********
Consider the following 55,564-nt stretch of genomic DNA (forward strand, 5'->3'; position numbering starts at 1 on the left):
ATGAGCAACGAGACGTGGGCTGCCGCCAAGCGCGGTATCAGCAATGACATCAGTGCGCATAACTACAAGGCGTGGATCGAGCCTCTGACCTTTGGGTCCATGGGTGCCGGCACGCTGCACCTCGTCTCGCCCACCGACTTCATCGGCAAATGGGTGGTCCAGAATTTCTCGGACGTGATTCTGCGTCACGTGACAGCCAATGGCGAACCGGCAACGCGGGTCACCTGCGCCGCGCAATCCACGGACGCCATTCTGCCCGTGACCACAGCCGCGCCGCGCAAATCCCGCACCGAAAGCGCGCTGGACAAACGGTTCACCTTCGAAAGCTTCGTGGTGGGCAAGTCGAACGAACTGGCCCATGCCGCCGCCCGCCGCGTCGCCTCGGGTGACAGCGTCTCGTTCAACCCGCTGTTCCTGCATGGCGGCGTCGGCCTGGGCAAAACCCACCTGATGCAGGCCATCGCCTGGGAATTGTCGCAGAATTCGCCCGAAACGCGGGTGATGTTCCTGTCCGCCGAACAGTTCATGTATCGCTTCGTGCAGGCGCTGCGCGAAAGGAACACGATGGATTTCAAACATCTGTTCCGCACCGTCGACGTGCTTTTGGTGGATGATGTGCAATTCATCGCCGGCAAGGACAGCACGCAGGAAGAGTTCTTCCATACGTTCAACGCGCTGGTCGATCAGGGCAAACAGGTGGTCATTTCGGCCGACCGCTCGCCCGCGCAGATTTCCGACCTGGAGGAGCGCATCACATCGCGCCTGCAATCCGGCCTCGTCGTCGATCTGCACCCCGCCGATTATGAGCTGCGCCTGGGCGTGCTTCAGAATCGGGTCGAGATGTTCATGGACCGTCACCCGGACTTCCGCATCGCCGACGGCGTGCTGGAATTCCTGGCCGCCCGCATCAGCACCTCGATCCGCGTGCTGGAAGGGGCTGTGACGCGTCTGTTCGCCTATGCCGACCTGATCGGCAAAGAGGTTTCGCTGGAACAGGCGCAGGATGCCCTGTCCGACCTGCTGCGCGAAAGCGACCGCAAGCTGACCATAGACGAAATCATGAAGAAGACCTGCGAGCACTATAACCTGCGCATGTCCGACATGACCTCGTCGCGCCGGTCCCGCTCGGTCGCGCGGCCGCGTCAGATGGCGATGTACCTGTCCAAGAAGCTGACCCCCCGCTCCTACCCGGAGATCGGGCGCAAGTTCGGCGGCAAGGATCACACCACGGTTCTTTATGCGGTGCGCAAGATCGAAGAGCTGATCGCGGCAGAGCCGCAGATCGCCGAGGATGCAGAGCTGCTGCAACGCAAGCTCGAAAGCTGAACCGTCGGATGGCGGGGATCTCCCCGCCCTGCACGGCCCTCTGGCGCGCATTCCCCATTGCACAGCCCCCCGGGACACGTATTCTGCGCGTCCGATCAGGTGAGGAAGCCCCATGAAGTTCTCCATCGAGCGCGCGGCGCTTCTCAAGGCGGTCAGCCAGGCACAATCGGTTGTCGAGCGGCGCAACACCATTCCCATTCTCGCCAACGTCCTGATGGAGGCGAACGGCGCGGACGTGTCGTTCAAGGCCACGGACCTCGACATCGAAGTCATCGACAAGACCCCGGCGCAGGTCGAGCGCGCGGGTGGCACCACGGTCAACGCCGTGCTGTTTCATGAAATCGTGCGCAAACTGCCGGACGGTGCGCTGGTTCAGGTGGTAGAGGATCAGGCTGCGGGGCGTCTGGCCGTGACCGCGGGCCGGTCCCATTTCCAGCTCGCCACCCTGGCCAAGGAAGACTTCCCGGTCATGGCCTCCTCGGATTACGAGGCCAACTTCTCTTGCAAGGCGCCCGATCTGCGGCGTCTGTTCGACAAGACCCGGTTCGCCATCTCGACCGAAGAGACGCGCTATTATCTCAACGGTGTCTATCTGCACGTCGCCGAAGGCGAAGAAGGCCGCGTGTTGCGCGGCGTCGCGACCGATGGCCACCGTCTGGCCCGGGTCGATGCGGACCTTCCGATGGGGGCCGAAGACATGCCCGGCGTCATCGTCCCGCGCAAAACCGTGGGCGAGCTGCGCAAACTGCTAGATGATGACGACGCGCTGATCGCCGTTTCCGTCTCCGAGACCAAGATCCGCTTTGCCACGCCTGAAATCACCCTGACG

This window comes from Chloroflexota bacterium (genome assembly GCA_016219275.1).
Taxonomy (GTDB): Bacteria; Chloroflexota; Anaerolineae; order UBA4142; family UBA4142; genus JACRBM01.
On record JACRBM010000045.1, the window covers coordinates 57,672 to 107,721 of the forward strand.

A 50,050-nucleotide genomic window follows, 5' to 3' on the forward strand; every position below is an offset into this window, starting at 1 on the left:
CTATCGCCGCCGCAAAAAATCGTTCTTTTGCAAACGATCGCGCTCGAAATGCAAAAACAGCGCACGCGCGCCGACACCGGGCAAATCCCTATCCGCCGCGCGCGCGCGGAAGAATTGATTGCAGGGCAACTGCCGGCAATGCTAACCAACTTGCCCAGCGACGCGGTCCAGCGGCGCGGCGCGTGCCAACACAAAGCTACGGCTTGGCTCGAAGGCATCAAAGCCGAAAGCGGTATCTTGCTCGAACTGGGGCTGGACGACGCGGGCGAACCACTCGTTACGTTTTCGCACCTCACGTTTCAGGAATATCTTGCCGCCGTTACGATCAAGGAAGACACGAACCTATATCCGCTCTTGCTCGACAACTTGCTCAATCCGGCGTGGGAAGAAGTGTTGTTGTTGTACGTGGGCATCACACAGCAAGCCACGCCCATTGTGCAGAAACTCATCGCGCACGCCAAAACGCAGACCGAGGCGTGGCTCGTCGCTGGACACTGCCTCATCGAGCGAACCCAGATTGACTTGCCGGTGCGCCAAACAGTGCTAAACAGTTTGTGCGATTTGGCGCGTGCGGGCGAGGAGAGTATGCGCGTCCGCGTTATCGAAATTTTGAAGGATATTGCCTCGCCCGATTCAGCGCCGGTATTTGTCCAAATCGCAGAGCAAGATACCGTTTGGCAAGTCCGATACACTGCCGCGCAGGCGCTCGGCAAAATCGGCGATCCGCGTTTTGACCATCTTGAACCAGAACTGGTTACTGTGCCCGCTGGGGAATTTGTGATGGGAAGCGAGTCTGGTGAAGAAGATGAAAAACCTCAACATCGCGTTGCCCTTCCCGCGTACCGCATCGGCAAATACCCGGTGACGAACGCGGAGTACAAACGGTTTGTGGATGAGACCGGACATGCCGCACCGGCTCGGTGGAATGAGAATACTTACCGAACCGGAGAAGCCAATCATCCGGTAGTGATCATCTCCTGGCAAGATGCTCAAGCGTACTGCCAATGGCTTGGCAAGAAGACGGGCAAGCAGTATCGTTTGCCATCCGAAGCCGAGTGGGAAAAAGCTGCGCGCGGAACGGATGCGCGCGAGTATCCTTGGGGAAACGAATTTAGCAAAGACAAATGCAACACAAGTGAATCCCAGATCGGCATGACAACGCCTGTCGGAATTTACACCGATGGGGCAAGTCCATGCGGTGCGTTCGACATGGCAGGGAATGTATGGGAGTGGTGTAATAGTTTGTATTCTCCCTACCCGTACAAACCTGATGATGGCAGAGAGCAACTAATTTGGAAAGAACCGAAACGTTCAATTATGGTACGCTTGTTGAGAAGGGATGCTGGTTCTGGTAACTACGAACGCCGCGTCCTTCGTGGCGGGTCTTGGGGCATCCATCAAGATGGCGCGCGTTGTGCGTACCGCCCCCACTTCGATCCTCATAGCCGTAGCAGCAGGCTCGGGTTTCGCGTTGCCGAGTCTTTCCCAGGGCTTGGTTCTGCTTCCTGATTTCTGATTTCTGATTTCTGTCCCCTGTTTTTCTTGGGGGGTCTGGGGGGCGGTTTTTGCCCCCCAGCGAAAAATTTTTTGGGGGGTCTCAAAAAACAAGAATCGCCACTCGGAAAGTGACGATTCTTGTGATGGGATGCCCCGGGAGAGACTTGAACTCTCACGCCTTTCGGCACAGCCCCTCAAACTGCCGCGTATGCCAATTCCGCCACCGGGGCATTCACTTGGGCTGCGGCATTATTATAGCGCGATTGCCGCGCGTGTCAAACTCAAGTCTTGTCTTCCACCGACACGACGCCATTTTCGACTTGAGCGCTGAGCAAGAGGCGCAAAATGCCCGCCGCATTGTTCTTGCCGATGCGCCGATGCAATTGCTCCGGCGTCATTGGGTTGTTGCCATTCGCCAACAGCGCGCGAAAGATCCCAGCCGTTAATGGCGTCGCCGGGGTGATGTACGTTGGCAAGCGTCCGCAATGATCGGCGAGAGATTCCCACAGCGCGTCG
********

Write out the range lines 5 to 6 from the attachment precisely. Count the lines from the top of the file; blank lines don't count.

On record JACRBM010000045.1, the window covers coordinates 57,672 to 107,721 of the forward strand.

A 50,050-nucleotide genomic window follows, 5' to 3' on the forward strand; every position below is an offset into this window, starting at 1 on the left: